The approximately 13,000 species of copepod are classified into 10 different orders; this blog post is going to explain a little about one of those orders, the harpacticoids which is made up of about 5000 described species, including Tisbe.
The harpacticoids are an order of mostly benthic (living on surfaces) copepods found all over the world; living in the ocean, lakes, moist soil, groundwater…basically anywhere you can find water you can find a harpacticoid copepod, although most species are marine. Because harpacticoids are so abundant in marine waters where a majority of the order’s diversity can be found, they are extremely important primary and secondary consumers and an important food source for larger organisms.
On the morphology front, harpacticoids are small copepods, usually measuring less than a millimeter in length. That’s not to say they’re all small; Tigriopus is quite large for this order, measuring 1 to 1.5 millimeters in length. Harpacticoids tend to have short antennae, the single eye that many copepods are known for, and, relative to other copepod species, a wider urosome (the posterior portion of the body).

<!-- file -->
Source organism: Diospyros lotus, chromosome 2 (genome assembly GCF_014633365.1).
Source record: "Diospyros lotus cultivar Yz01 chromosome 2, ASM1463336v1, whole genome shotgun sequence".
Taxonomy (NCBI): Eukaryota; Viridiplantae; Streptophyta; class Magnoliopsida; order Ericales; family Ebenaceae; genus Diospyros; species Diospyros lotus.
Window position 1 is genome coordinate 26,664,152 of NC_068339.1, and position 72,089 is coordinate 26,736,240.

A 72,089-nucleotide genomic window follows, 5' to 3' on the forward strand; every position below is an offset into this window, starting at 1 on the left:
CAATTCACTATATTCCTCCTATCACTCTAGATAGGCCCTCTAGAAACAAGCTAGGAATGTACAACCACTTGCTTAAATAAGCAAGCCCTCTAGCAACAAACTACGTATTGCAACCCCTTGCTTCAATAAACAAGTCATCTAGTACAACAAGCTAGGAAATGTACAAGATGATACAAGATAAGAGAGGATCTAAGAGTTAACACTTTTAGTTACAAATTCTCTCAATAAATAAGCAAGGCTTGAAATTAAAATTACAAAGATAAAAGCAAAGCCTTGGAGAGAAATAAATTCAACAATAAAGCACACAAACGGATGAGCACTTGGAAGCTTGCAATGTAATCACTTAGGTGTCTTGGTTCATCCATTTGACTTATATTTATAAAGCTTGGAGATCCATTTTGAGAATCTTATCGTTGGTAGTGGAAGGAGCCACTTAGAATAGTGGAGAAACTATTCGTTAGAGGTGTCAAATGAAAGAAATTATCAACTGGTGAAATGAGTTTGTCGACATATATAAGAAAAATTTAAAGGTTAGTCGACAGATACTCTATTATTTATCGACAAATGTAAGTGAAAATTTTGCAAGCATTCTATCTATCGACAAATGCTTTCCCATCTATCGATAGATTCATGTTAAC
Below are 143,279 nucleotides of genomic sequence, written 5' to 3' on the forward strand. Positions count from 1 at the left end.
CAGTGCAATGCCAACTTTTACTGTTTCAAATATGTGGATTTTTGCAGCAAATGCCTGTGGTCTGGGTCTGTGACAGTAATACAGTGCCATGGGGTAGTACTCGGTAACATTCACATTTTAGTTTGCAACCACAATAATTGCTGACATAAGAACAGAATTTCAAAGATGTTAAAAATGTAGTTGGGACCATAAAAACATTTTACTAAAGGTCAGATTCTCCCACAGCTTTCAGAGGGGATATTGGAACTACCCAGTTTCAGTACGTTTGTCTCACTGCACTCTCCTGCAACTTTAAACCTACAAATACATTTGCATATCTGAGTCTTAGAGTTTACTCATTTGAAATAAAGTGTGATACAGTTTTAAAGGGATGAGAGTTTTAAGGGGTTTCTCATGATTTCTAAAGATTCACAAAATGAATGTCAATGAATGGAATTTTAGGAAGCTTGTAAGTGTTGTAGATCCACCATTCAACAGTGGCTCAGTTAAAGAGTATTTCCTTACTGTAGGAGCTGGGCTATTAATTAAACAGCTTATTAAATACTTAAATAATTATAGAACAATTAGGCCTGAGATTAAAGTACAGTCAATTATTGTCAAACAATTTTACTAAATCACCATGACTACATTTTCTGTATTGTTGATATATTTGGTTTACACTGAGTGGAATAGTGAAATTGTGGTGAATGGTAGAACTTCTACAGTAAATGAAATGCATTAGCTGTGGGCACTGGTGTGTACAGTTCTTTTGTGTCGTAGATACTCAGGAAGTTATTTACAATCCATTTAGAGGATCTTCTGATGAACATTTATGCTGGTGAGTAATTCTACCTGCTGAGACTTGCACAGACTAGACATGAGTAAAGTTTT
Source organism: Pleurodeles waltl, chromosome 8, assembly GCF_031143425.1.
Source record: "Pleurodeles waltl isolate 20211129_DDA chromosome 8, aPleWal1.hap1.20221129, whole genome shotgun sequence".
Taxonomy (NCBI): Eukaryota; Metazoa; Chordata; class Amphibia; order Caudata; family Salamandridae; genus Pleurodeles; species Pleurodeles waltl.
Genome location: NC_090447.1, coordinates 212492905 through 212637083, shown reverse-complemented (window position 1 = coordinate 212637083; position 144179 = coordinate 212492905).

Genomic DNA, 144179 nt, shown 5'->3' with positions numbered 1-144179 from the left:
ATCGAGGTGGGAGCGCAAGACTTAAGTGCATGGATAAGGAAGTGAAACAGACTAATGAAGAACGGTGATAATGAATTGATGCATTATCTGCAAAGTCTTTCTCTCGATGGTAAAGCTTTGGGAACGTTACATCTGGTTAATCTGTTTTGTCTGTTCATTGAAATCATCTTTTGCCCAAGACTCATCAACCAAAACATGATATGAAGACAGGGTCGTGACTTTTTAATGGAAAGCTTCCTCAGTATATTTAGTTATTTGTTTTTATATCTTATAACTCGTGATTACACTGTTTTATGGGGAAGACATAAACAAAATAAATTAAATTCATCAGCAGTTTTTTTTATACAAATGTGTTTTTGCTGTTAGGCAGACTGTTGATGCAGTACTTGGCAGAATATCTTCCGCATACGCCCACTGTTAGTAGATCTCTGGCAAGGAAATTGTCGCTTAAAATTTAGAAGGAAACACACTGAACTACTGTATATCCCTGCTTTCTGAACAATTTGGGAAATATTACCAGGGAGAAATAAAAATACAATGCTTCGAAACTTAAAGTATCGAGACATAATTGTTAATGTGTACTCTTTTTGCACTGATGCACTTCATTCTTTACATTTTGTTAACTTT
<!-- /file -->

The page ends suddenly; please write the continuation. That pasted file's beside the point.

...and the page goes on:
Within the harpacticoida the freshwater family of copepods, the Canthocamptidae are unique in that the adult form is able to protect itself from inhospitable environments, such as a pool drying up, by encasing itself in a cyst. By encasing itself the animal enters a state called diapause, a form of dormancy in which metabolic activity and energy consumption are reduced. The copepod can stay encysted for months until the environmental change has subsided and then resume its normal activities. Adult encystment also takes places in the marine copepod Heteropsyllus nunni, the only known marine crustacean to undergo this process.
In the coming weeks you can look forward to posts about the other fascinating copepod orders and families and species within them.
Williams-Howze, J.,1996.The biology and morphology of the marine harpacticoid copepod Heteropsyllus nunni Coull, during encystment diapause.Hydrobiologia.320:179-189
Feature Image: Aidan Long [CC BY-SA 4.0 (https://creativecommons.org/licenses/by-sa/4.0)], from Wikimedia Commons
Copepod Image:H. Limen and H. MacIsaac. (http://www.glerl.noaa.gov/pubs/photogallery/) [Public domain], via Wikimedia Commons